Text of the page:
- The Canadian government has released regulations ahead of a ban on non-Canadians buying residential property, which is set to take effect on Jan. 1, 2023.
- The regulations outline exemptions for temporary residents who meet certain requirements, including international students and those on work permits.
- CREA is expressing disappointment with the regulations, and is raising concerns on behalf of its members.
Days before Canada’s foreign buyer ban is slated to take effect, the federal government is releasing regulations that detail exemptions and attempt to define the role the real estate industry plays.
The Prohibition on the Purchase of Residential Property by Non-Canadians Act is expected to come into force together with the newly released regulations on Jan. 1 as an attempt, the government says, to improve affordability for Canadians looking to buy a home.
Under the new regulations, anyone who is convicted of knowingly helping a non-Canadian buy a property could face a fine of up to $10,000.
In a statement to Real Estate Magazine, the Canadian Real Estate Association (CREA) says it’s disappointed with the regulations released Wednesday and is raising several concerns on behalf of its members.
Who is exempt?
The rules outline several provisions for how the act will be enforced and detail exemptions for temporary residents who meet certain requirements. Canadian citizens and permanent residents are not included in the prohibition.
International students who have filed tax returns for the past five years and have spent the majority of the past five years in Canada are excluded. In addition, the purchase price of the residential property must not exceed $500,000.
Those who hold a work permit may also be excluded. They must have worked in Canada for a minimum of three years within the four years preceding the purchase and filed tax returns for at least three of the four years.
There are also exceptions for foreign nationals fleeing conflict and refugees.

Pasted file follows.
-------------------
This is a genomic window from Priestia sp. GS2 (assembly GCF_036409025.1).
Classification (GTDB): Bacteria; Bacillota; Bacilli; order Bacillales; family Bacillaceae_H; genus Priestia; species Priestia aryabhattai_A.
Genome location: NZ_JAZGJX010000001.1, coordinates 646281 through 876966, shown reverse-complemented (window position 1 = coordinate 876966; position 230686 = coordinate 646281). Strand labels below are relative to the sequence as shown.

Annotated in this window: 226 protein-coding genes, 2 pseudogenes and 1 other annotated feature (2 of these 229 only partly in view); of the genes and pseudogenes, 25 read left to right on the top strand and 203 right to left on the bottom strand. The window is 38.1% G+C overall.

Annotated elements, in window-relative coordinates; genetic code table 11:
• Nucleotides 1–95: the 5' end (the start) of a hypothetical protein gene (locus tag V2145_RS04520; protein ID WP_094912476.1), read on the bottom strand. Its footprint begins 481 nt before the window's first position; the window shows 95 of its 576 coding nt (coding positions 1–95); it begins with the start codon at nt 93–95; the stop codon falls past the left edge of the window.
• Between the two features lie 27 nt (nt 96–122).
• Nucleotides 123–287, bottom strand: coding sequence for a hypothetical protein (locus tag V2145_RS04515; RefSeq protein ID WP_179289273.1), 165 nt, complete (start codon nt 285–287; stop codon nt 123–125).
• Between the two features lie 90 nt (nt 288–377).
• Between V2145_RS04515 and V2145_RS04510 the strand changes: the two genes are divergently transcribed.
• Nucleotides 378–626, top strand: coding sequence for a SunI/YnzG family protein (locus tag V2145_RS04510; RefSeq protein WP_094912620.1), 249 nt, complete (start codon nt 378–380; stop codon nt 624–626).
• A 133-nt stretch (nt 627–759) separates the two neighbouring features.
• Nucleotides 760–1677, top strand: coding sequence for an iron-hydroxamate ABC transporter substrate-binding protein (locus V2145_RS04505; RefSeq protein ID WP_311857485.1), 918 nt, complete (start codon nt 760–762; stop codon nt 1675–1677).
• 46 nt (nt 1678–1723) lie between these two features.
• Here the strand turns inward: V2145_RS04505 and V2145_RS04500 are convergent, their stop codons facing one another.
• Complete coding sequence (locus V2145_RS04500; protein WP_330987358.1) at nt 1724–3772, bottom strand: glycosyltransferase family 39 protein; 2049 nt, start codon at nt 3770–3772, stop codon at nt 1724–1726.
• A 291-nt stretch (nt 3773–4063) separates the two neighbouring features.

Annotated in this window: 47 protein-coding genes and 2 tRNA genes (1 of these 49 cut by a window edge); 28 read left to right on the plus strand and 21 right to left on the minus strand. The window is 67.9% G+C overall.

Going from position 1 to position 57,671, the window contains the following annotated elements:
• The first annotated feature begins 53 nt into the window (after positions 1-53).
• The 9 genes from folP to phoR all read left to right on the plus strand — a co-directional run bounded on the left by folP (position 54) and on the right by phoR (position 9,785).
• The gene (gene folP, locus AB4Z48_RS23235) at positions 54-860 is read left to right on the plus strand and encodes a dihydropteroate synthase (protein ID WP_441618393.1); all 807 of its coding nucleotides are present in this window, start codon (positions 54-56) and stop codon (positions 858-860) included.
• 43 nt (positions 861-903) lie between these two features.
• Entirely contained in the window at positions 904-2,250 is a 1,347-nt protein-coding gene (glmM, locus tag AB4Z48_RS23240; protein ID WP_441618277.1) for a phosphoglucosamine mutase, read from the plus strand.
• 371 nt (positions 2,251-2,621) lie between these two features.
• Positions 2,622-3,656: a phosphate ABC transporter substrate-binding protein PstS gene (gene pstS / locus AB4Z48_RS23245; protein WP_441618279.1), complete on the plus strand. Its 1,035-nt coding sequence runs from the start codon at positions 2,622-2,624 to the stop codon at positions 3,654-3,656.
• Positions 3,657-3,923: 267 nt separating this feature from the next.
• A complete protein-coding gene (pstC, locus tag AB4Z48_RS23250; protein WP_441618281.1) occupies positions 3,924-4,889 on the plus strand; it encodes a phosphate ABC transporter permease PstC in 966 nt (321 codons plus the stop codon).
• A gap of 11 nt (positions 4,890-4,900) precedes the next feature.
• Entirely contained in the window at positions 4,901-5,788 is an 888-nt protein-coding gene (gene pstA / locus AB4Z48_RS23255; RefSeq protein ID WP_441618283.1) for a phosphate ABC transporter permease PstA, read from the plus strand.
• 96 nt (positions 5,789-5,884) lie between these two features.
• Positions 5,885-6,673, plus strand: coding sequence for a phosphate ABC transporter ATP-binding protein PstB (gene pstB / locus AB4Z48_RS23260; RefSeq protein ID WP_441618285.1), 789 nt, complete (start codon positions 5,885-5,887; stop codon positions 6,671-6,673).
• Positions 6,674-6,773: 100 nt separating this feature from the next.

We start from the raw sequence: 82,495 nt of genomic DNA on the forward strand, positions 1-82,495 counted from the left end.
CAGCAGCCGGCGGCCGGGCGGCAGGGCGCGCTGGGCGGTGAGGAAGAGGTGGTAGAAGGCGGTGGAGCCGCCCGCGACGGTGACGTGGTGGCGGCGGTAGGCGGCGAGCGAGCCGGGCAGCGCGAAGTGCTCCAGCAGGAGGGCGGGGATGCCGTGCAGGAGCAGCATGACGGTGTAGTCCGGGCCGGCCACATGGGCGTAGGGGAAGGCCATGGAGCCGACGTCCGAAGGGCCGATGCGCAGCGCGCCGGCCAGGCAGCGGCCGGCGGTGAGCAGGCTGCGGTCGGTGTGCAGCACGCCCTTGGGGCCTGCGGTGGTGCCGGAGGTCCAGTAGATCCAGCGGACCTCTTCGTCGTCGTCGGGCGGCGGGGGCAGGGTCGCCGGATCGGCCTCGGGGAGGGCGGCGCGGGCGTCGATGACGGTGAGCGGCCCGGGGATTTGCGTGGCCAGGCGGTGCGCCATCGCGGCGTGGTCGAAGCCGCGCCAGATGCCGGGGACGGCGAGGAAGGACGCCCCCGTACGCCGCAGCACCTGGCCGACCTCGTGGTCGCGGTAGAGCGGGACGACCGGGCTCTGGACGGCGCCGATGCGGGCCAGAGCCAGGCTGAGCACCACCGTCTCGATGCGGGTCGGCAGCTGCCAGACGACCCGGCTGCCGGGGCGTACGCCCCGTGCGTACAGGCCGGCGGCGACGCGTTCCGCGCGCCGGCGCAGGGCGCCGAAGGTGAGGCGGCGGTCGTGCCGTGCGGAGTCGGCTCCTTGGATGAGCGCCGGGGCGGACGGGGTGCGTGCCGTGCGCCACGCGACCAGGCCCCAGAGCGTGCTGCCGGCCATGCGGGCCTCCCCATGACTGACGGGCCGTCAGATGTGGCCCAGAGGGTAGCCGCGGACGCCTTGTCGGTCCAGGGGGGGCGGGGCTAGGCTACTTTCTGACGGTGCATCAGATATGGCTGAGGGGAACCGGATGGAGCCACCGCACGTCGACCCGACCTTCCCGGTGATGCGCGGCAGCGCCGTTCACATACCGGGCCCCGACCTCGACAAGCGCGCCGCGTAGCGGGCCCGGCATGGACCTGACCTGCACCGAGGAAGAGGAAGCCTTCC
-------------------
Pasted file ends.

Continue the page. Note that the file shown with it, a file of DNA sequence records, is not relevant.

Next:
The government estimates that the volume of non-Canadians that would be exempt and subsequently choose to buy a home is limited over the next two years. It calculates the number would be in the hundreds to low thousands.
If a non-Canadian wants to buy a property, the government says the onus is on them to demonstrate their eligibility and says they will be responsible for any costs associated.
Non-Canadian and foreign-controlled corporations will not be allowed to purchase residential property in Canada. Under this act, a foreign-controlled corporation is defined as an entity that is three per cent or more owned by a non-Canadian.
“That’s a relatively low threshold,” says Chris Sharpe, a real estate lawyer and partner at Clark Wilson LLP in Vancouver. Sharpe believes this could catch companies that may have silent investors who are investing smaller amounts into projects.
The government’s regulatory analysis states there will be a minimal burden and costs for realtors because they already comply with existing regulations and standards related to customer identification and due diligence.
One example the association gave was FINTRAC beneficial ownership obligations. Those require a realtor to identify any individual who owns 25 per cent or more of an entity. In contrast, the foreign buyer ban requires them to determine if the entity is three per cent or more owned by a non-Canadian, which could add additional costs and requirements to transactions.
CREA also notes that FINTRAC requires realtors to verify client identity at the time of a transaction rather than before assisting or advising clients as will be required under the foreign buyer ban.
The regulatory analysis clarifies that record keeping is not mandatory for realtors; CREA highlights that is also contrary to FINTRAC obligations.
“Without records, an individual charged with an offence pursuant to this act would have difficulty demonstrating that they made reasonable efforts to comply with this legislation in order to avoid a summary conviction and a $10,000 fine,” CREA states.
What about recreational properties?
Also seemingly exempt from the ban— homes outside of areas that meet certain population thresholds based on census analysis. That may include some recreational properties, but not all.
Sharpe explains that based on his understanding, the government has created an exemption for what he would describe as “very rural” residential properties.
He adds, “My real estate group here…and at all law firms and notaries and realtors across the country need to educate ourselves on where do we go to find the list of census metropolitan areas and census agglomerations?”
CREA is also raising questions about the process for determining whether properties are located in eligible areas.
Sharpe says, “It’s incumbent upon me to become well-versed in this and its application and turn my mind to how to protect and advise my clients. I think realtors would need to be doing the same.”